(HealthDay News) — The incidence of selected serious outcomes is not significantly higher at 1 to 21 vs 22 to 42 days postvaccination with mRNA COVID-19 vaccines, according to a study published online in the Journal of the American Medical Association.
Nicola P. Klein, MD, PhD, from Kaiser Permanente Northern California in Oakland, and colleagues conducted an interim analysis of safety surveillance data from the Vaccine Safety Datalink to monitor 23 serious outcomes. The incidence of events that occurred among vaccine recipients 1 to 21 days after either dose of mRNA vaccine was compared to that of vaccinated comparators who had received their dose 22 to 42 days earlier. A total of 11,845,128 doses of mRNA vaccines (57% BNT162b2) were administered to 6.2 million individuals.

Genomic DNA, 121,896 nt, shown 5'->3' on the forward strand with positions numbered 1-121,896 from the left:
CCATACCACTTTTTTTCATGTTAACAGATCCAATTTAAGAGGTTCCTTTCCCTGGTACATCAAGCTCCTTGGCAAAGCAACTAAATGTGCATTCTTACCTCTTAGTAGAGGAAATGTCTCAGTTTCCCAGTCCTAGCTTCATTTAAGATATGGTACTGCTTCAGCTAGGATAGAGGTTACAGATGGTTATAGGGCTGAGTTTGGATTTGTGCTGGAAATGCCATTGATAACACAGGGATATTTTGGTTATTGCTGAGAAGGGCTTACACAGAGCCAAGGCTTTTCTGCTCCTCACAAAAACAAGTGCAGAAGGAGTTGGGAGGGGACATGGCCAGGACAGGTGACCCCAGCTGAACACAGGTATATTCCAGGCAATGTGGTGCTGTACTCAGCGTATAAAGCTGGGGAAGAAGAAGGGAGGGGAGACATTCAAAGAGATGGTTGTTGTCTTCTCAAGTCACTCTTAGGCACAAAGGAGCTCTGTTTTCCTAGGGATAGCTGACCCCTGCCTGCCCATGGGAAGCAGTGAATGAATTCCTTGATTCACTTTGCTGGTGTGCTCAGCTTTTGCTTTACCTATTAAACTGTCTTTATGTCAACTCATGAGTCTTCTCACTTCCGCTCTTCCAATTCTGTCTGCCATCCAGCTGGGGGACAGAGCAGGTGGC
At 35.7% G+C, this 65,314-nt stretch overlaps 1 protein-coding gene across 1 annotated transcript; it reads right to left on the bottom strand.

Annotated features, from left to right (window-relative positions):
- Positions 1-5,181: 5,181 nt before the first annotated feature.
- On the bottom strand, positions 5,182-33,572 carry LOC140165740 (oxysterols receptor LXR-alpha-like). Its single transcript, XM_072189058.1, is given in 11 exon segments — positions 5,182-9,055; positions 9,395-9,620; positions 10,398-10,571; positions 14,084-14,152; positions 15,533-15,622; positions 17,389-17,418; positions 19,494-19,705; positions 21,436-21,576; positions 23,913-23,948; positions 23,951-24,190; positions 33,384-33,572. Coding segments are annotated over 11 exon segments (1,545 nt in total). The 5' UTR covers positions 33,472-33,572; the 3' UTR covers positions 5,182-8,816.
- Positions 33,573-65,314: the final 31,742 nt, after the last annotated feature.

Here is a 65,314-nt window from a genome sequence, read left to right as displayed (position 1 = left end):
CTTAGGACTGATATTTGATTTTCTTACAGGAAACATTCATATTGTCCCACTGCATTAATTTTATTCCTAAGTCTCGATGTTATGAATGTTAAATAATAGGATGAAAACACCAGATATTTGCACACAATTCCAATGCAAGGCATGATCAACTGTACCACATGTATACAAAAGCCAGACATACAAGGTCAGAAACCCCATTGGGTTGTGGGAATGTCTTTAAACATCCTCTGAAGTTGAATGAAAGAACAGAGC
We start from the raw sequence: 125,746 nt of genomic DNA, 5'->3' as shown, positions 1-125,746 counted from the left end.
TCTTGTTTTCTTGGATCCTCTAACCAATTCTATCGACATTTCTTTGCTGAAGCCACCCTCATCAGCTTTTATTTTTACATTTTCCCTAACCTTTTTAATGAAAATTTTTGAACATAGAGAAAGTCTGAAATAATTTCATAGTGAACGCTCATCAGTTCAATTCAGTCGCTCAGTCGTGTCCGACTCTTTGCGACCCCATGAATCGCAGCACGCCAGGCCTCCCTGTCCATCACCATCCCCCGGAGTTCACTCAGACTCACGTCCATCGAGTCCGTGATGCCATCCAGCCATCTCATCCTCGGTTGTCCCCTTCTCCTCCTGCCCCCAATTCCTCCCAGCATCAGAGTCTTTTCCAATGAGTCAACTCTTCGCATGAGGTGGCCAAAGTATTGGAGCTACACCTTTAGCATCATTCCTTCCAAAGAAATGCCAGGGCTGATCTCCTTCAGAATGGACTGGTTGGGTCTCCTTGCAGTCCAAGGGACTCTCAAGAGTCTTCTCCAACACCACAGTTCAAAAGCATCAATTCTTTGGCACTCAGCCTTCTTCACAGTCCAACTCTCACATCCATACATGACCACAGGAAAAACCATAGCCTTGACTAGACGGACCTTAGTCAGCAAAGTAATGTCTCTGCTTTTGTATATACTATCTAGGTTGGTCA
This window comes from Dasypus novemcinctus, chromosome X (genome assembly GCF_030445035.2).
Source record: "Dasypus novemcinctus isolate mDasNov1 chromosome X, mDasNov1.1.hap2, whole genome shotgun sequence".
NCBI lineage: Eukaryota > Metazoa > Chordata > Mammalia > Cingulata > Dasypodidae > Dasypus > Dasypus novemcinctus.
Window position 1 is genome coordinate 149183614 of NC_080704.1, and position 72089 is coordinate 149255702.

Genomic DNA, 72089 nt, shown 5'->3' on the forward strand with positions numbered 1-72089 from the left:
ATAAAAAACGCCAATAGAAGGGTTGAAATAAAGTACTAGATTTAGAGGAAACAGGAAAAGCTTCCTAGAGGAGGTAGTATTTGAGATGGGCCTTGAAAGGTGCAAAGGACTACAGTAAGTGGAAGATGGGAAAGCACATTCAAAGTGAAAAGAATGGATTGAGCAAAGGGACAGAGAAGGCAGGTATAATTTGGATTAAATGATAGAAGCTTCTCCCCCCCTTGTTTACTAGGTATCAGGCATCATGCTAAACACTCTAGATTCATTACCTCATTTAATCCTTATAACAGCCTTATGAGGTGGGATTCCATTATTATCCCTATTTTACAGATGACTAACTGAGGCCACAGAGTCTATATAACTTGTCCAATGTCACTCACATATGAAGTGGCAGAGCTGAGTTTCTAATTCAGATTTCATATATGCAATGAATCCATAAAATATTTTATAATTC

The researchers found that the incidence of events per 1 million person-years during the risk versus comparison intervals was 1612 vs 1781 for ischemic stroke; 1179 vs 1345 for appendicitis; and 935 vs 1030 for acute myocardial infarction (rate ratios [95% confidence intervals], 0.97 [0.87 to 1.08]; 0.82 [0.73 to 0.93]; and 1.02 [0.89 to 1.18], respectively). None of the outcome associations met the prespecified requirement for a signal. The incidence of confirmed anaphylaxis was 4.8 and 5.1 per million doses of BNT162b2 and mRNA-1273, respectively.
“It is our top priority to do the science and communicate quickly and clearly with health care providers and the public, as COVID-19 vaccines continue to undergo the most intensive safety monitoring in US history,” a coauthor said in a statement.
Several authors disclosed financial ties to the pharmaceutical industry.